|Publication number||US4133339 A|
|Application number||US 05/823,594|
|Publication date||Jan 9, 1979|
|Filing date||Aug 11, 1977|
|Priority date||Jul 11, 1975|
|Publication number||05823594, 823594, US 4133339 A, US 4133339A, US-A-4133339, US4133339 A, US4133339A|
|Inventors||Erik I. Naslund|
|Original Assignee||Floss Aid Corporation|
|Export Citation||BiBTeX, EndNote, RefMan|
|Patent Citations (7), Referenced by (64), Classifications (7)|
|External Links: USPTO, USPTO Assignment, Espacenet|
This is a continuation of application Ser. No. 595,078, filed July 11, 1975 now abandoned.
The invention relates generally to needles and more particularly to needles used as dental appliances in leading dental floss through narrow apertures between teeth, such as under fixed dental bridges, i.e. flossing needles.
The idea of using a needle for leading dental floss through apertures between teeth is generally known. FIGS. 1a, 1b, 1c, 1d and 1e illustrate flossing needles which were being sold at the time of the filing of this patent application. The needle of FIG. 1a is a single piece of plastic monofilament which is folded back on itself and fused or bonded for approximately half of the folded length, leaving the unjoined length to form an eye. One of the benefits of this needle is that it is easy to thread, but it suffers the problem of not being rigid and thus difficult to use. To increase its rigidity it becomes necessary to select a monofilament of a larger diameter. However, this will also make the loop more rigid and decrease its ability to collapse as it is passed through a constricted aperture. Further, it would tend to produce a needle with an objectionable thickness dimension.
The needle of FIG. 1b is difficult to thread because of the small eye. Moreover, the hole is surrounded by inflexible walls which appreciably add to the overall width of the needle which,in turn, increases the interference with the soft gum tissue as the needle is passed under a dental bridge.
The needle shown in FIG. 1c is quite easy to thread, but the notch tends to severly weaken the needle and in compensation the width as well as the thickness of the needle must be correspondingly increased. These increased dimensions restrict to a large degree the use of this needle.
FIG. 1d describes a needle design which employs a relatively soft metal wire of a small diameter, commonly used in orthodontic appliances. Besides being marketed as a commercial item by some manufacturers, this type of needle is often made in the dental office by the dentist or his assistant for the patients' use. While this filamentary type of needle may have very small cross sectional dimensions and may incorporate an enlarged, deformable eye for passage through small apertures, it lacks overall rigidity due to the extreme softness of the wire. Furthermore, the wire ends, arising from the filamentary character of the needle, are sharp enough to be capable of injuring gum tissues if the needle is not handled carefully by the user. The wire ends are also objectionable in the needle design described by FIG. 1e where the wire ends are located at the rear end of needle instead of the leading end.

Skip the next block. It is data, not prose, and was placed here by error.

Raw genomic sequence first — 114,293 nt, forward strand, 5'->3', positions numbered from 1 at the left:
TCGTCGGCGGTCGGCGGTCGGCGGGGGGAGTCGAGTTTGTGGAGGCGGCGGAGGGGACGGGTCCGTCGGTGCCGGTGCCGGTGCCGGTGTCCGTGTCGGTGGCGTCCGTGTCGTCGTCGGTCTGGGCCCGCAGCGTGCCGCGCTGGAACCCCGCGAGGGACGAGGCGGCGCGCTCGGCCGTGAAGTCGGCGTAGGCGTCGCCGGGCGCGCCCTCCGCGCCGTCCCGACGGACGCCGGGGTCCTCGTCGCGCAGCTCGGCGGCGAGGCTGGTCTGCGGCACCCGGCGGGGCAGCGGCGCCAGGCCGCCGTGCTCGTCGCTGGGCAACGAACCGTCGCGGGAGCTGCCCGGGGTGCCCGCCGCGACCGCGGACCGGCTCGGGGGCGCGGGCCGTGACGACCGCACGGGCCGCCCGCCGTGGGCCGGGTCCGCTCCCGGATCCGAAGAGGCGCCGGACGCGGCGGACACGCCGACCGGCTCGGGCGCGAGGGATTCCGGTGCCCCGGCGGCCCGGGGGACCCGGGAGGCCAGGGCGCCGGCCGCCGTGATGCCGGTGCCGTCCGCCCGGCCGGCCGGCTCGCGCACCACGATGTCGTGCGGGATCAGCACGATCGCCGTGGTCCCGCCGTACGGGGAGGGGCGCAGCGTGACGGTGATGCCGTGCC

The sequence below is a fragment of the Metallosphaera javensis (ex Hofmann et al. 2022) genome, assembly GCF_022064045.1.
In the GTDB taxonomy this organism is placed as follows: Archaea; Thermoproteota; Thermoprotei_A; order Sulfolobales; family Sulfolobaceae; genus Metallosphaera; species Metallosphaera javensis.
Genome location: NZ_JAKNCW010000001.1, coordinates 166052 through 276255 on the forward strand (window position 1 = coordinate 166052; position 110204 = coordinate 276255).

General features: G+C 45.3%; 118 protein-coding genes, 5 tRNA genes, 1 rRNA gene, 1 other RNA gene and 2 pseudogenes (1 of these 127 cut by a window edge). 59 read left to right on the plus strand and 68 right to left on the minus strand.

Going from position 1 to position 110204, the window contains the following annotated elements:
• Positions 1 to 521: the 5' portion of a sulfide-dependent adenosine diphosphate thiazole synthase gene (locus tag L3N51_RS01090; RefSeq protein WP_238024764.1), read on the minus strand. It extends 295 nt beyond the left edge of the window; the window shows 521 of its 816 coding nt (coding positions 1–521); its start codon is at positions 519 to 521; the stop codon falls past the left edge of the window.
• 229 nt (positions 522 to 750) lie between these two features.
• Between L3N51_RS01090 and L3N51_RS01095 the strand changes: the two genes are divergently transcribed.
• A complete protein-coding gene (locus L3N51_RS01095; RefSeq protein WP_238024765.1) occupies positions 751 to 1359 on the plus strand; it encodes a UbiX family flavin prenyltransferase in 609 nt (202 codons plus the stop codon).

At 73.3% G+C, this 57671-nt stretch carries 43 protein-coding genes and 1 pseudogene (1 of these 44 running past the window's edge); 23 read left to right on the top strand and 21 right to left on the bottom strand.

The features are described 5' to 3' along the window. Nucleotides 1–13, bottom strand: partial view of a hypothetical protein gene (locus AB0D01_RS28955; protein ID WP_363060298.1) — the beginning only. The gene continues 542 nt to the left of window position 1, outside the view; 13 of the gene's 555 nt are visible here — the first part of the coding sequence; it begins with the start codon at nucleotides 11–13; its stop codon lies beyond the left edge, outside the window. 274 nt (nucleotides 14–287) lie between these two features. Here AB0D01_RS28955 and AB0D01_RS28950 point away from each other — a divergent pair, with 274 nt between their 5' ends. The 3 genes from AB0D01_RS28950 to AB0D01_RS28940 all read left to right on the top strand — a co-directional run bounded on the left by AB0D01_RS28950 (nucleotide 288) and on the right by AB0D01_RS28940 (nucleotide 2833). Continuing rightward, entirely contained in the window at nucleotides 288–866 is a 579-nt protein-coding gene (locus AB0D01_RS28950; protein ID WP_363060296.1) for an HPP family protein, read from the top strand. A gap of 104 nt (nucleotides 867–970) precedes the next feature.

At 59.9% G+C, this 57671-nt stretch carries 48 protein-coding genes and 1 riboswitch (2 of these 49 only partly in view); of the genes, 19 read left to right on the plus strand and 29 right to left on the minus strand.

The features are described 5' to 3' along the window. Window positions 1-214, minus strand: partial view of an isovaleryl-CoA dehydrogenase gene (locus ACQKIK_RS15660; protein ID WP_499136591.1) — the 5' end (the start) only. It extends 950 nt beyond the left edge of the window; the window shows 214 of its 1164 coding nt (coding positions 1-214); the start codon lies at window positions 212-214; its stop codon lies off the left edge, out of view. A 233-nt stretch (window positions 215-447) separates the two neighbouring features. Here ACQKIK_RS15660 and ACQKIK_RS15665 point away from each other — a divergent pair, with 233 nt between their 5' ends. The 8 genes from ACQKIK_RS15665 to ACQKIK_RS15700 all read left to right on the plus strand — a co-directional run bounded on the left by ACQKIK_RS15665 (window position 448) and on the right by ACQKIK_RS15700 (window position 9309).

It is an object of the present invention to devise a flossing needle which will be relatively easy to thread, have adequate strength and rigidity but with small enough cross sectional dimensions to permit convenient and painless passage through restricted apertures.
The above objective is met with a needle, preferably of a plastic material, having a semi-rigid curved forward body portion and a rearward end defining an eye with resilient, deformable sides for temporary expansion of the eye for ease of threading and for temporary compression in passing through narrow apertures. The needle of the present invention is non-filamentary, i.e. unitary, in construction.
The body of the present apparatus has a rigidity at least as great as the rigidity of a similar body made of nylon. At the same time, the material of the body is pliable so that the needle will not break in threading an aperture, such as an aperture existing under a dental bridge.
Moreover, the rearwardmost portion of the eye has a diminished thickness. This diminished thickness of the rearwardmost portion of the eye compensates for the double thickness of floss and allows floss overlap with the eye without causing a bulge which would occur without such a modification. Conversely, the diminished thickness where floss overlaps permits a corresponding increase in the thickness of the forward portion of the needle thereby appreciably adding to the rigidity of the needle.
FIGS. 1a, 1b, 1c, 1d and 1e show top views of flossing needles of the prior art.
FIG. 2 shows a top view of a first embodiment of the apparatus of the present invention.
FIG. 3 shows a side sectional view taken along the lines 3--3 of FIG. 2.
FIG. 4 shows a top view of a first alternate embodiment of the apparatus of the present invention.
FIG. 5 shows a side view of the apparatus of FIG. 4.
FIG. 6 shows a top view of a second alternate embodiment of the apparatus of the present invention.
FIG. 7 shows a side view of the apparatus of FIG. 6.
FIG. 8 is a sectional view taken along the lines 8--8 of FIG. 2.
FIG. 9 is a sectional view taken along the lines 9--9 of FIG. 2.
FIG. 10 is a side view taken along the lines 10--10 of FIG. 10.
FIG. 11 is a plan view of a construction of the apparatus of the present invention from extruded plastic strip material.
FIG. 12 is a side sectional view of the extruded plastic strip of FIG. 11.